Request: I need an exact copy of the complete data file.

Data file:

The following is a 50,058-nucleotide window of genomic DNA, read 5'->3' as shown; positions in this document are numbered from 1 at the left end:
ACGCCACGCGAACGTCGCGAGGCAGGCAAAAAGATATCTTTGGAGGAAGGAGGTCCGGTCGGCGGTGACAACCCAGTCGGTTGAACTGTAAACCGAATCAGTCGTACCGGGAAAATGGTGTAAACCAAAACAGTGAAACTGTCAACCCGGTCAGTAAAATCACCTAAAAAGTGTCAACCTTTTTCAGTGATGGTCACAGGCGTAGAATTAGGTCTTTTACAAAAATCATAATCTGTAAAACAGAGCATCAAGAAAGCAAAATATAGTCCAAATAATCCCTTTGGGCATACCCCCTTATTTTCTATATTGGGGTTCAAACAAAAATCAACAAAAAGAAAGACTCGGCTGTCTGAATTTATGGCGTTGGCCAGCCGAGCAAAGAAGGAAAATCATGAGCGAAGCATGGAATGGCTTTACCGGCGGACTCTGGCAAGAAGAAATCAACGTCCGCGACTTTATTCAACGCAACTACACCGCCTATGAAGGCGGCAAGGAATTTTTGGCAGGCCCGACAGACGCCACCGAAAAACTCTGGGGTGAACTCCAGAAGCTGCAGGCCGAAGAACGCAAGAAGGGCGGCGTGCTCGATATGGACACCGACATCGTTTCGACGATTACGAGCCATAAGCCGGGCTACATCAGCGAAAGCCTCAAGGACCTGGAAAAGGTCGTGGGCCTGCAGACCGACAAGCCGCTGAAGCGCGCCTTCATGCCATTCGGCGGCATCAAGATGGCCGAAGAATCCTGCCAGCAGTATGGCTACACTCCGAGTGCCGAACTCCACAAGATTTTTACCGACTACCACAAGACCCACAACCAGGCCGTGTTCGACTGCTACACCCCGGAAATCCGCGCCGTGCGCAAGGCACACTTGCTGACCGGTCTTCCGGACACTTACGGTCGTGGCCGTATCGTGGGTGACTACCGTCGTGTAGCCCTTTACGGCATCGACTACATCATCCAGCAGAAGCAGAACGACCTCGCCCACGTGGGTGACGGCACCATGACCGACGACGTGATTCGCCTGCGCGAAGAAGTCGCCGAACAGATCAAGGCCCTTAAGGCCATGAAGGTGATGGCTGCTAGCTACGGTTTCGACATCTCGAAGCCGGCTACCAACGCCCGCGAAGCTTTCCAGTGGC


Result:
The following is a 50,058-nucleotide window of genomic DNA, read 5'->3' as shown; positions in this document are numbered from 1 at the left end:
ACGCCACGCGAACGTCGCGAGGCAGGCAAAAAGATATCTTTGGAGGAAGGAGGTCCGGTCGGCGGTGACAACCCAGTCGGTTGAACTGTAAACCGAATCAGTCGTACCGGGAAAATGGTGTAAACCAAAACAGTGAAACTGTCAACCCGGTCAGTAAAATCACCTAAAAAGTGTCAACCTTTTTCAGTGATGGTCACAGGCGTAGAATTAGGTCTTTTACAAAAATCATAATCTGTAAAACAGAGCATCAAGAAAGCAAAATATAGTCCAAATAATCCCTTTGGGCATACCCCCTTATTTTCTATATTGGGGTTCAAACAAAAATCAACAAAAAGAAAGACTCGGCTGTCTGAATTTATGGCGTTGGCCAGCCGAGCAAAGAAGGAAAATCATGAGCGAAGCATGGAATGGCTTTACCGGCGGACTCTGGCAAGAAGAAATCAACGTCCGCGACTTTATTCAACGCAACTACACCGCCTATGAAGGCGGCAAGGAATTTTTGGCAGGCCCGACAGACGCCACCGAAAAACTCTGGGGTGAACTCCAGAAGCTGCAGGCCGAAGAACGCAAGAAGGGCGGCGTGCTCGATATGGACACCGACATCGTTTCGACGATTACGAGCCATAAGCCGGGCTACATCAGCGAAAGCCTCAAGGACCTGGAAAAGGTCGTGGGCCTGCAGACCGACAAGCCGCTGAAGCGCGCCTTCATGCCATTCGGCGGCATCAAGATGGCCGAAGAATCCTGCCAGCAGTATGGCTACACTCCGAGTGCCGAACTCCACAAGATTTTTACCGACTACCACAAGACCCACAACCAGGCCGTGTTCGACTGCTACACCCCGGAAATCCGCGCCGTGCGCAAGGCACACTTGCTGACCGGTCTTCCGGACACTTACGGTCGTGGCCGTATCGTGGGTGACTACCGTCGTGTAGCCCTTTACGGCATCGACTACATCATCCAGCAGAAGCAGAACGACCTCGCCCACGTGGGTGACGGCACCATGACCGACGACGTGATTCGCCTGCGCGAAGAAGTCGCCGAACAGATCAAGGCCCTTAAGGCCATGAAGGTGATGGCTGCTAGCTACGGTTTCGACATCTCGAAGCCGGCTACCAACGCCCGCGAAGCTTTCCAGTGGC